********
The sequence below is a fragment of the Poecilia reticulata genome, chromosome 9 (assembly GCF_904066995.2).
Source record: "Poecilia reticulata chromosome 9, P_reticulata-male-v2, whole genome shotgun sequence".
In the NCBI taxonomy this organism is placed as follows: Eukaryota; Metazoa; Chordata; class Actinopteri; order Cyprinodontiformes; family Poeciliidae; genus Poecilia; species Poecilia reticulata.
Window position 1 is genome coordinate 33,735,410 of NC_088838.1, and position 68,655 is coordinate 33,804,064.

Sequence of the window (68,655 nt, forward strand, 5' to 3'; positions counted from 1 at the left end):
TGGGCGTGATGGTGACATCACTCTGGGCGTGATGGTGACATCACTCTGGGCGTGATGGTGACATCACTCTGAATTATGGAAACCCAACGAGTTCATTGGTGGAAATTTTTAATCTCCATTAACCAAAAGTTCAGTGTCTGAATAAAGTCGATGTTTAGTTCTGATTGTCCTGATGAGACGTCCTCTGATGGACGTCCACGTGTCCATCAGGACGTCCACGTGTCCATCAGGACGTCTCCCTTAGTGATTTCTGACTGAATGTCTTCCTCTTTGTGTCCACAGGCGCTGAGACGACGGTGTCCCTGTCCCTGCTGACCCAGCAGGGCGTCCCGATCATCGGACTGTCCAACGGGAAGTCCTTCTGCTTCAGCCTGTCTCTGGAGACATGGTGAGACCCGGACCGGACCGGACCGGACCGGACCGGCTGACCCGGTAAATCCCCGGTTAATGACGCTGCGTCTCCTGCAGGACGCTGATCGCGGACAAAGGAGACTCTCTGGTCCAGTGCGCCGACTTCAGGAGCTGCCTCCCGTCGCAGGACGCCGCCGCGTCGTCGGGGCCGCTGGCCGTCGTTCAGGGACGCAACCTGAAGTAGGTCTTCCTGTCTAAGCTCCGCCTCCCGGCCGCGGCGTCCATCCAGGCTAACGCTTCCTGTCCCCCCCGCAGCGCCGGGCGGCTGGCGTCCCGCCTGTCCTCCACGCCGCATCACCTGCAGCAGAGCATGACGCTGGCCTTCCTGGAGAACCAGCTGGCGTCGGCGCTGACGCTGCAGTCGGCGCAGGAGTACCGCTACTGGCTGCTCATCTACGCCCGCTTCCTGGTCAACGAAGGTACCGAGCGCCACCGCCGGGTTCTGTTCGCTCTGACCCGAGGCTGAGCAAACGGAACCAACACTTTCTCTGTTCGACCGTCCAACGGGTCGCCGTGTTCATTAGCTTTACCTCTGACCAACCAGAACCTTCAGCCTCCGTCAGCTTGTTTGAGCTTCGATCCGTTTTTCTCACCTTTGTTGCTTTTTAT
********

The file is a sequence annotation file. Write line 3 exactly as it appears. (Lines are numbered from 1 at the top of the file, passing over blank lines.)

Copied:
In the NCBI taxonomy this organism is placed as follows: Eukaryota; Metazoa; Chordata; class Actinopteri; order Cyprinodontiformes; family Poeciliidae; genus Poecilia; species Poecilia reticulata.